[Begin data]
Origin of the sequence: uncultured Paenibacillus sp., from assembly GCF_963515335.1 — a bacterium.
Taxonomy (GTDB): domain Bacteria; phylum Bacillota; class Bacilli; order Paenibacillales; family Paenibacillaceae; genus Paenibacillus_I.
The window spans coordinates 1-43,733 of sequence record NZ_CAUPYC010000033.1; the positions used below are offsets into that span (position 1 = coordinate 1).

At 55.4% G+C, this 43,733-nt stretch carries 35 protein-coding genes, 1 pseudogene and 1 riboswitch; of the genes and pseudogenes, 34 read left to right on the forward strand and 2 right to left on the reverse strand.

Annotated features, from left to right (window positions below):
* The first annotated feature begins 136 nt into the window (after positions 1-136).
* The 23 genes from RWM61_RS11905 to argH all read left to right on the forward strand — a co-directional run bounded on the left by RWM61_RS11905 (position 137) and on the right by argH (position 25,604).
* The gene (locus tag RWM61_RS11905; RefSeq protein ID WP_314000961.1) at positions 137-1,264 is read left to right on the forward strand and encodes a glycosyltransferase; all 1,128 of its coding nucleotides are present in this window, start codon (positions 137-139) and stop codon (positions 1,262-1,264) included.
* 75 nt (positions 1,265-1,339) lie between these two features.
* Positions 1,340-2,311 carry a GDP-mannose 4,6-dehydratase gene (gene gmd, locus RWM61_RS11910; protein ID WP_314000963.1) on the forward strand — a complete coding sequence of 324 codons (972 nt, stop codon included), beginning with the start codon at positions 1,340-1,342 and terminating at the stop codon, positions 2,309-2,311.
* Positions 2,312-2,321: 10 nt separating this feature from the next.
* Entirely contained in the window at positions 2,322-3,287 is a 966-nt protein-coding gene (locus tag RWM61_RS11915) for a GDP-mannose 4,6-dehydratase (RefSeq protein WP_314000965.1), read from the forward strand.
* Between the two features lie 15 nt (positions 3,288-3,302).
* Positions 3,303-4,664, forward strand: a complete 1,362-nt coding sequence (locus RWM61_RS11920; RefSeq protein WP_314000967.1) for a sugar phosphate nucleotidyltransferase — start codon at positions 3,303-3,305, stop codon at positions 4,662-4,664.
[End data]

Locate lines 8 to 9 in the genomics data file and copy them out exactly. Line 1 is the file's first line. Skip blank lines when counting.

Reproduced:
* The gene (locus tag RWM61_RS11905; RefSeq protein ID WP_314000961.1) at positions 137-1,264 is read left to right on the forward strand and encodes a glycosyltransferase; all 1,128 of its coding nucleotides are present in this window, start codon (positions 137-139) and stop codon (positions 1,262-1,264) included.
* 75 nt (positions 1,265-1,339) lie between these two features.